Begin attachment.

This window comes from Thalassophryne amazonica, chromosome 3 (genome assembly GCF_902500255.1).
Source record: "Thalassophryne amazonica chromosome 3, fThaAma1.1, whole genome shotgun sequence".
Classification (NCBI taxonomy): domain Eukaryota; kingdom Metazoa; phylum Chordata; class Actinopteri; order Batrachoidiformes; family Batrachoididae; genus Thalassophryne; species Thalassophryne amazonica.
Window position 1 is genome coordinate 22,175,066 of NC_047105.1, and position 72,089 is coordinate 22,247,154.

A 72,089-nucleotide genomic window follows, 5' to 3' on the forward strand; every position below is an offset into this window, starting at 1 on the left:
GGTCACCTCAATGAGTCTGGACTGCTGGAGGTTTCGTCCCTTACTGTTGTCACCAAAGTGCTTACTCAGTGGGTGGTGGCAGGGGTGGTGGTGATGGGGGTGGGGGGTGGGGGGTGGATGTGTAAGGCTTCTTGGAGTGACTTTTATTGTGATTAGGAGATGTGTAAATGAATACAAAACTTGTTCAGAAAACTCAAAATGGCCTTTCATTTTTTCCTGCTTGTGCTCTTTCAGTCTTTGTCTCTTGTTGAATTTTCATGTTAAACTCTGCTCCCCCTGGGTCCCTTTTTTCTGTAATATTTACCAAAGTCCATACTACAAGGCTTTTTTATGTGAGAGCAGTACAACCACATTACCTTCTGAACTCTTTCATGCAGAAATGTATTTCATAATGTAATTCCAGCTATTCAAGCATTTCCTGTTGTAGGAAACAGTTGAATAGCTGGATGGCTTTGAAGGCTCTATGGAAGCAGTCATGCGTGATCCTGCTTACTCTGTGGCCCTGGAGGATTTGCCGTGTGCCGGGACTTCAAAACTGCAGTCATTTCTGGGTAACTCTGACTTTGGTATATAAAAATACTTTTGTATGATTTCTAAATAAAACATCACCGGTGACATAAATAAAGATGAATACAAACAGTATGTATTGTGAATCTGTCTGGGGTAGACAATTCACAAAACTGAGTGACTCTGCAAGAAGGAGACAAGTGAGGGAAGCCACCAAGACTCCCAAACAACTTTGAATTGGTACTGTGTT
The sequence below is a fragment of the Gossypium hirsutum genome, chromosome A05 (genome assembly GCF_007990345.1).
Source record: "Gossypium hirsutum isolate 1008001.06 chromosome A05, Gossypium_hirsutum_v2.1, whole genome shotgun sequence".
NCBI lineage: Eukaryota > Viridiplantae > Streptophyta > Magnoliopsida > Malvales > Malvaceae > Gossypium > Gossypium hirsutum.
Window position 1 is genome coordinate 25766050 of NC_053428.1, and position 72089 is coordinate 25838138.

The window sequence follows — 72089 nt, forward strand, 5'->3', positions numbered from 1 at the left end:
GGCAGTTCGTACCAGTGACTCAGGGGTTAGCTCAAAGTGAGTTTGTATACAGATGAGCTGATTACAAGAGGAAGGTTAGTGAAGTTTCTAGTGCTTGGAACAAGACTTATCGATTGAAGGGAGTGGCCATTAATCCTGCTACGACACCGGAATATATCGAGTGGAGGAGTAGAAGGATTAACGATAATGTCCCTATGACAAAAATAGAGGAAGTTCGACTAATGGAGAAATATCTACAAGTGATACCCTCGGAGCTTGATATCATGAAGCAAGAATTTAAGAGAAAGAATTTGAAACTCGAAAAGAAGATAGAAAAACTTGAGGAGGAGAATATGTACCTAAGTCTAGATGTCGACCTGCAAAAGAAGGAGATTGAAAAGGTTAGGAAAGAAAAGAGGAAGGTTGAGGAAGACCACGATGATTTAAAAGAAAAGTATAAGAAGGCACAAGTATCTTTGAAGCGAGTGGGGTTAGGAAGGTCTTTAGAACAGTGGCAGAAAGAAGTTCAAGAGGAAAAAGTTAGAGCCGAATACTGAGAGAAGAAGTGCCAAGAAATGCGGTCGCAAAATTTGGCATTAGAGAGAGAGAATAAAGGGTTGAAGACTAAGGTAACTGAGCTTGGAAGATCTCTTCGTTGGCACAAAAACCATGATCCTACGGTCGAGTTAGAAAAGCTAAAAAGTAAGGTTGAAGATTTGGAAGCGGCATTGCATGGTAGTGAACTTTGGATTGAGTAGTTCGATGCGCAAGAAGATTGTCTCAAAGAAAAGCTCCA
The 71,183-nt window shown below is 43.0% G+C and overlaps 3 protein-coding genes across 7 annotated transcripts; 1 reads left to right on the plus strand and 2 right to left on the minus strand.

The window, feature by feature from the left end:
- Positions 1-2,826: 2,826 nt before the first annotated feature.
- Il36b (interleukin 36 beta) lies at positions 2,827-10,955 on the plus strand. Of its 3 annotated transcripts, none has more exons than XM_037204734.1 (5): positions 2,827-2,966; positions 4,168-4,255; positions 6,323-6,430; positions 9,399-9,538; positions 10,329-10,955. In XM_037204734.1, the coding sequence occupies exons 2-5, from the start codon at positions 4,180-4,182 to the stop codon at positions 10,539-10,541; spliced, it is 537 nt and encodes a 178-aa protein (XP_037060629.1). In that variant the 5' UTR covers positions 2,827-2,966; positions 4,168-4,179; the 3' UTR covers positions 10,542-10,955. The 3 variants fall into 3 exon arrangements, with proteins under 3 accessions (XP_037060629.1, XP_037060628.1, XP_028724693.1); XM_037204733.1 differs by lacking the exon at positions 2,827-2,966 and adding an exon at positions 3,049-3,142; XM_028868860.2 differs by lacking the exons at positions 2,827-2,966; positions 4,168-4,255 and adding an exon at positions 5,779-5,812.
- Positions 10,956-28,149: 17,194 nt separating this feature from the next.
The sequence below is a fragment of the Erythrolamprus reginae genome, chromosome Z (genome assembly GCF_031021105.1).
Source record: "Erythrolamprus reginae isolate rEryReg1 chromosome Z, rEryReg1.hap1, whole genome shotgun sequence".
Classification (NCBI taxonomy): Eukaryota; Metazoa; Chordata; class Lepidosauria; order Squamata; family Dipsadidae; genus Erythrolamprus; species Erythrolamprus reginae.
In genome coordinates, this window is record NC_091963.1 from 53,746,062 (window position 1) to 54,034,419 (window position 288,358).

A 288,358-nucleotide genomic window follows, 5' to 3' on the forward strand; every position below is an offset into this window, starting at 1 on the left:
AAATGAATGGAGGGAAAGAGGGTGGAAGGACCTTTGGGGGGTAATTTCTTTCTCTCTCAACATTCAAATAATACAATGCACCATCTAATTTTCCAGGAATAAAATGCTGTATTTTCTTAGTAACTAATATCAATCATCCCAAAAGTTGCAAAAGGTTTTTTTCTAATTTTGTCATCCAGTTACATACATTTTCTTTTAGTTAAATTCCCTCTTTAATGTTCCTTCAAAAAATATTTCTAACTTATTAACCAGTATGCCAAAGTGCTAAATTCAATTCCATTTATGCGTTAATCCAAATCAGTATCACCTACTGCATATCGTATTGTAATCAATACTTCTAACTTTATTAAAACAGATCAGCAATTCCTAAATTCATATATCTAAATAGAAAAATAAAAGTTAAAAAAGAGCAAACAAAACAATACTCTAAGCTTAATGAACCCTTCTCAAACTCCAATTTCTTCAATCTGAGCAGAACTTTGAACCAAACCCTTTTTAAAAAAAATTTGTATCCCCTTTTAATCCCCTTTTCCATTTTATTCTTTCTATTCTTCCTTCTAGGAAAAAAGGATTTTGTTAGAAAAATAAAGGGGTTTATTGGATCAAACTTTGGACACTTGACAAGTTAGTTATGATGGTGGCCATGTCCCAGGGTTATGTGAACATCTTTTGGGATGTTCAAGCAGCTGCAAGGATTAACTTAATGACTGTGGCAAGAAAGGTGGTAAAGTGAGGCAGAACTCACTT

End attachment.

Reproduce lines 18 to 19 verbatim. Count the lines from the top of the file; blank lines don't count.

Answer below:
The sequence below is a fragment of the Erythrolamprus reginae genome, chromosome Z (genome assembly GCF_031021105.1).
Source record: "Erythrolamprus reginae isolate rEryReg1 chromosome Z, rEryReg1.hap1, whole genome shotgun sequence".